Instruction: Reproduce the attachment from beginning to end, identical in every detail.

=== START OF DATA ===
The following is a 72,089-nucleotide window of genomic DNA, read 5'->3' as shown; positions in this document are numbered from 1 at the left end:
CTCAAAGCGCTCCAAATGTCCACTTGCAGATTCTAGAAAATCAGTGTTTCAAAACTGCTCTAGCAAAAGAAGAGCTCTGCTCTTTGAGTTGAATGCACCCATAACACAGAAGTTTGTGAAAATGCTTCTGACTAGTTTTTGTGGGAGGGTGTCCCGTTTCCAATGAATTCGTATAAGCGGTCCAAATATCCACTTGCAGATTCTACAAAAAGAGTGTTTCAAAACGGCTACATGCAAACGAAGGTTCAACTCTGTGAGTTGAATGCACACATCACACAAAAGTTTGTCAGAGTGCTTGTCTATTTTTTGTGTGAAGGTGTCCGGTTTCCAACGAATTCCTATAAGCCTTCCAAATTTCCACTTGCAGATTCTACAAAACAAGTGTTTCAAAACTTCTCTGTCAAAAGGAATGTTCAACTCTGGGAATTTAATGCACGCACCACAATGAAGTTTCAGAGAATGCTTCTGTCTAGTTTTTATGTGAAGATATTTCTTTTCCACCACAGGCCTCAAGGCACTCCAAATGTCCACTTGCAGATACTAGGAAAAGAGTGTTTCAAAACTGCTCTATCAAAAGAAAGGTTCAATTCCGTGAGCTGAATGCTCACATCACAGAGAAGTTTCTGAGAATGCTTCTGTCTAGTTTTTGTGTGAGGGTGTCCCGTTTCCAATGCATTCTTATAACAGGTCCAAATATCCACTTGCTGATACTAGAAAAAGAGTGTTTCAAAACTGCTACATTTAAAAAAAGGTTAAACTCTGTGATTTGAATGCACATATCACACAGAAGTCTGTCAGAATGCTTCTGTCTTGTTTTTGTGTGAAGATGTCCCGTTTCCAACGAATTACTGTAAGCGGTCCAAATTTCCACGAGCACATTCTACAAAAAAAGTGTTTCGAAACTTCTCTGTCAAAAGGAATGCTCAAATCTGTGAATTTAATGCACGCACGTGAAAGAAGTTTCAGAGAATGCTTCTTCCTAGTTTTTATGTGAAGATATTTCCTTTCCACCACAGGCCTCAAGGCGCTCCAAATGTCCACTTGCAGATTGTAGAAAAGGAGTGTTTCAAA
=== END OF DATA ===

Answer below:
The following is a 72,089-nucleotide window of genomic DNA, read 5'->3' as shown; positions in this document are numbered from 1 at the left end:
CTCAAAGCGCTCCAAATGTCCACTTGCAGATTCTAGAAAATCAGTGTTTCAAAACTGCTCTAGCAAAAGAAGAGCTCTGCTCTTTGAGTTGAATGCACCCATAACACAGAAGTTTGTGAAAATGCTTCTGACTAGTTTTTGTGGGAGGGTGTCCCGTTTCCAATGAATTCGTATAAGCGGTCCAAATATCCACTTGCAGATTCTACAAAAAGAGTGTTTCAAAACGGCTACATGCAAACGAAGGTTCAACTCTGTGAGTTGAATGCACACATCACACAAAAGTTTGTCAGAGTGCTTGTCTATTTTTTGTGTGAAGGTGTCCGGTTTCCAACGAATTCCTATAAGCCTTCCAAATTTCCACTTGCAGATTCTACAAAACAAGTGTTTCAAAACTTCTCTGTCAAAAGGAATGTTCAACTCTGGGAATTTAATGCACGCACCACAATGAAGTTTCAGAGAATGCTTCTGTCTAGTTTTTATGTGAAGATATTTCTTTTCCACCACAGGCCTCAAGGCACTCCAAATGTCCACTTGCAGATACTAGGAAAAGAGTGTTTCAAAACTGCTCTATCAAAAGAAAGGTTCAATTCCGTGAGCTGAATGCTCACATCACAGAGAAGTTTCTGAGAATGCTTCTGTCTAGTTTTTGTGTGAGGGTGTCCCGTTTCCAATGCATTCTTATAACAGGTCCAAATATCCACTTGCTGATACTAGAAAAAGAGTGTTTCAAAACTGCTACATTTAAAAAAAGGTTAAACTCTGTGATTTGAATGCACATATCACACAGAAGTCTGTCAGAATGCTTCTGTCTTGTTTTTGTGTGAAGATGTCCCGTTTCCAACGAATTACTGTAAGCGGTCCAAATTTCCACGAGCACATTCTACAAAAAAAGTGTTTCGAAACTTCTCTGTCAAAAGGAATGCTCAAATCTGTGAATTTAATGCACGCACGTGAAAGAAGTTTCAGAGAATGCTTCTTCCTAGTTTTTATGTGAAGATATTTCCTTTCCACCACAGGCCTCAAGGCGCTCCAAATGTCCACTTGCAGATTGTAGAAAAGGAGTGTTTCAAA